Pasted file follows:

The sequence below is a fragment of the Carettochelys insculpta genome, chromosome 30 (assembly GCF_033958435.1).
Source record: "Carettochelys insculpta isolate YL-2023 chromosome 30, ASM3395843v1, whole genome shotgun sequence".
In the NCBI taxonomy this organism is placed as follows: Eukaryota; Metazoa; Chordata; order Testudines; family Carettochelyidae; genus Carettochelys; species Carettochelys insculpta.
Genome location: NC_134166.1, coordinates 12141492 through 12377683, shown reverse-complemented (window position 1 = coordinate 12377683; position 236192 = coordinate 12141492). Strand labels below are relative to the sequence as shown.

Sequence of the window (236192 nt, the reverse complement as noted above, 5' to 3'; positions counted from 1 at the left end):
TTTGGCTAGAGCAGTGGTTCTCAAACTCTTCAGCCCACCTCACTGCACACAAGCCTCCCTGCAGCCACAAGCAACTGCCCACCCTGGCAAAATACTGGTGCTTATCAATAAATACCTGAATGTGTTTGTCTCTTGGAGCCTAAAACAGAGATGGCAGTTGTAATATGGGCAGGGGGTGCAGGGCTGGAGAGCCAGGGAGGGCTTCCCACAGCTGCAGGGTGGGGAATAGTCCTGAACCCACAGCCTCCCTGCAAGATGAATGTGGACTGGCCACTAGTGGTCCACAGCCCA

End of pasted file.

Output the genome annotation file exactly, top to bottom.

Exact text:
The sequence below is a fragment of the Carettochelys insculpta genome, chromosome 30 (assembly GCF_033958435.1).
Source record: "Carettochelys insculpta isolate YL-2023 chromosome 30, ASM3395843v1, whole genome shotgun sequence".
In the NCBI taxonomy this organism is placed as follows: Eukaryota; Metazoa; Chordata; order Testudines; family Carettochelyidae; genus Carettochelys; species Carettochelys insculpta.
Genome location: NC_134166.1, coordinates 12141492 through 12377683, shown reverse-complemented (window position 1 = coordinate 12377683; position 236192 = coordinate 12141492). Strand labels below are relative to the sequence as shown.

Sequence of the window (236192 nt, the reverse complement as noted above, 5' to 3'; positions counted from 1 at the left end):
TTTGGCTAGAGCAGTGGTTCTCAAACTCTTCAGCCCACCTCACTGCACACAAGCCTCCCTGCAGCCACAAGCAACTGCCCACCCTGGCAAAATACTGGTGCTTATCAATAAATACCTGAATGTGTTTGTCTCTTGGAGCCTAAAACAGAGATGGCAGTTGTAATATGGGCAGGGGGTGCAGGGCTGGAGAGCCAGGGAGGGCTTCCCACAGCTGCAGGGTGGGGAATAGTCCTGAACCCACAGCCTCCCTGCAAGATGAATGTGGACTGGCCACTAGTGGTCCACAGCCCA